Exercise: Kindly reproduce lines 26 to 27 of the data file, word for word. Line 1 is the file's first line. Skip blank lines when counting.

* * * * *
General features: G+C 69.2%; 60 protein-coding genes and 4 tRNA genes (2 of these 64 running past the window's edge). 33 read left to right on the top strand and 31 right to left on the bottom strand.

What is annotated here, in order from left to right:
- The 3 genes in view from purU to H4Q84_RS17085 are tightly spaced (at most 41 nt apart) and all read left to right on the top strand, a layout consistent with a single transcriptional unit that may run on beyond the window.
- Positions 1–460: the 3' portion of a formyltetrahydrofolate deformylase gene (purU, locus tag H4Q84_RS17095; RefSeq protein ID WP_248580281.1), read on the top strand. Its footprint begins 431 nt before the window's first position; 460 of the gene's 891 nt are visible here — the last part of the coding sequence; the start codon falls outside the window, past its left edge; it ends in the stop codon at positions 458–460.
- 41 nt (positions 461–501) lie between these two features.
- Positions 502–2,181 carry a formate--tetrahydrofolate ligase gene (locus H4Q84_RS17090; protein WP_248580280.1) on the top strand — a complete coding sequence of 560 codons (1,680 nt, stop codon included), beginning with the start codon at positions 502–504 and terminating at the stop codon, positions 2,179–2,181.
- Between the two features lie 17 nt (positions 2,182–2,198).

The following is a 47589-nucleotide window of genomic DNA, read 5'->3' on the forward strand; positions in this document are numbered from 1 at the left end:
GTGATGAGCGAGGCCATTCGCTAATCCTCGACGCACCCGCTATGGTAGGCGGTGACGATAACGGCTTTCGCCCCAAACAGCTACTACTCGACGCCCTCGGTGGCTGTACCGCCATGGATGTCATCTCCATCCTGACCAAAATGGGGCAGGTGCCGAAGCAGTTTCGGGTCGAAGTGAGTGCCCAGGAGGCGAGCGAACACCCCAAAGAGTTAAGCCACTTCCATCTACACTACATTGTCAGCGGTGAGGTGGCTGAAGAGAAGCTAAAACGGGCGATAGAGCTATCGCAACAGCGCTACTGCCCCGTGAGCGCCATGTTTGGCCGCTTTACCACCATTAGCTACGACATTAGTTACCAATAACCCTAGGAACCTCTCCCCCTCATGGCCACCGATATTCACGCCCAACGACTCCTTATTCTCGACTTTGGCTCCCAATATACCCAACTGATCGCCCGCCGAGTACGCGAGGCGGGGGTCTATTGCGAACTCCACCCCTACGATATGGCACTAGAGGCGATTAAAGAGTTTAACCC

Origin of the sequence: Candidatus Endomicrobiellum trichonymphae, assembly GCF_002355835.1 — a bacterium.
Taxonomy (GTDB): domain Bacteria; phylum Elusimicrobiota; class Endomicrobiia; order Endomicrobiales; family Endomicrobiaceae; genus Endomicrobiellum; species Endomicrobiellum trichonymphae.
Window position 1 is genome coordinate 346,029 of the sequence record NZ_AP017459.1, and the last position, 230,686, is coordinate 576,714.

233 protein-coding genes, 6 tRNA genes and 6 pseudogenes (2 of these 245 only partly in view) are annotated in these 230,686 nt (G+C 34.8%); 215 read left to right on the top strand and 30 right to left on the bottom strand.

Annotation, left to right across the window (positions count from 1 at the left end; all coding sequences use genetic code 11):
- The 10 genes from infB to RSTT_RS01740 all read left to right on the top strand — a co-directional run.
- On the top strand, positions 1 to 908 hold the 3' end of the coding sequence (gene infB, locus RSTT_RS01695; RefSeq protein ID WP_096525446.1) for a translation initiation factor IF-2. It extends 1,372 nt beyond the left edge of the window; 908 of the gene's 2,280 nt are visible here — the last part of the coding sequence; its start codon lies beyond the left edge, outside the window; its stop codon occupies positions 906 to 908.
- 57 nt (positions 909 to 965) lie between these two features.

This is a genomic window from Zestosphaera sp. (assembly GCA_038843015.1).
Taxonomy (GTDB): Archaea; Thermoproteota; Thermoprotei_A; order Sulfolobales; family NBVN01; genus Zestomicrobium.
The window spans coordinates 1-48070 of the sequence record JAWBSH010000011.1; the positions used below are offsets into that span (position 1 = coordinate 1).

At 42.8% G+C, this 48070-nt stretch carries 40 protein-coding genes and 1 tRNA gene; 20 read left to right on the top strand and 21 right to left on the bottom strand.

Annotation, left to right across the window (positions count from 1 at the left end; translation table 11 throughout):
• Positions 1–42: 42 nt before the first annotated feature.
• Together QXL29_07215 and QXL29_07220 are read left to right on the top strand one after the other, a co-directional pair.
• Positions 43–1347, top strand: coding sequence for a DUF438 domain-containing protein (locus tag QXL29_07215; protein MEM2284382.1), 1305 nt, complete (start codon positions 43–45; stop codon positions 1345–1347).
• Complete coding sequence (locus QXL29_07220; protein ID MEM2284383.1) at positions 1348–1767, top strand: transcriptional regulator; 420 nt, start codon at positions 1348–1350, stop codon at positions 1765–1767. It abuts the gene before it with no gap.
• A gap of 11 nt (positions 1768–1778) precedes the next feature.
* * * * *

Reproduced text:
• Complete coding sequence (locus QXL29_07220; protein ID MEM2284383.1) at positions 1348–1767, top strand: transcriptional regulator; 420 nt, start codon at positions 1348–1350, stop codon at positions 1765–1767. It abuts the gene before it with no gap.
• A gap of 11 nt (positions 1768–1778) precedes the next feature.